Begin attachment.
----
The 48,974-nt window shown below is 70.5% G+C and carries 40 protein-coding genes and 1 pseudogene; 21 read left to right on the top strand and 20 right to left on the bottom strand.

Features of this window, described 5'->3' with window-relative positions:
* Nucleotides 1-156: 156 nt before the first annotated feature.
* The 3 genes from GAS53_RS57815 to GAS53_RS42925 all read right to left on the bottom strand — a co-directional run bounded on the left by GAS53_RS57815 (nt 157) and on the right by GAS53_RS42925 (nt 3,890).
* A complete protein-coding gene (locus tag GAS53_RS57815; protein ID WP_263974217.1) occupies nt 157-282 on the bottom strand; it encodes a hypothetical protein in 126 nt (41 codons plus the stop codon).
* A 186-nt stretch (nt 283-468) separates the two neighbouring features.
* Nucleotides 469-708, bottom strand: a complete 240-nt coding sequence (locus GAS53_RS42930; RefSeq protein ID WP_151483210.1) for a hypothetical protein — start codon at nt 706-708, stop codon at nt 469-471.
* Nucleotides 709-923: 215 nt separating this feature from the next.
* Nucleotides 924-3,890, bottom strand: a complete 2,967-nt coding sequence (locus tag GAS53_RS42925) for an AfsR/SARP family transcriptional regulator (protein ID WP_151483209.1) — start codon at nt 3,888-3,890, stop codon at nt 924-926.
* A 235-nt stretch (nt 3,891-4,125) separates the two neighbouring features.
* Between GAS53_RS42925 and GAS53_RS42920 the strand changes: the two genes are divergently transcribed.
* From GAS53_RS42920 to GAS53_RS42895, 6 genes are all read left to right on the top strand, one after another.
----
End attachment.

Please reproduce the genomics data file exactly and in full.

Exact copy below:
The 48,974-nt window shown below is 70.5% G+C and carries 40 protein-coding genes and 1 pseudogene; 21 read left to right on the top strand and 20 right to left on the bottom strand.

Features of this window, described 5'->3' with window-relative positions:
* Nucleotides 1-156: 156 nt before the first annotated feature.
* The 3 genes from GAS53_RS57815 to GAS53_RS42925 all read right to left on the bottom strand — a co-directional run bounded on the left by GAS53_RS57815 (nt 157) and on the right by GAS53_RS42925 (nt 3,890).
* A complete protein-coding gene (locus tag GAS53_RS57815; protein ID WP_263974217.1) occupies nt 157-282 on the bottom strand; it encodes a hypothetical protein in 126 nt (41 codons plus the stop codon).
* A 186-nt stretch (nt 283-468) separates the two neighbouring features.
* Nucleotides 469-708, bottom strand: a complete 240-nt coding sequence (locus GAS53_RS42930; RefSeq protein ID WP_151483210.1) for a hypothetical protein — start codon at nt 706-708, stop codon at nt 469-471.
* Nucleotides 709-923: 215 nt separating this feature from the next.
* Nucleotides 924-3,890, bottom strand: a complete 2,967-nt coding sequence (locus tag GAS53_RS42925) for an AfsR/SARP family transcriptional regulator (protein ID WP_151483209.1) — start codon at nt 3,888-3,890, stop codon at nt 924-926.
* A 235-nt stretch (nt 3,891-4,125) separates the two neighbouring features.
* Between GAS53_RS42925 and GAS53_RS42920 the strand changes: the two genes are divergently transcribed.
* From GAS53_RS42920 to GAS53_RS42895, 6 genes are all read left to right on the top strand, one after another.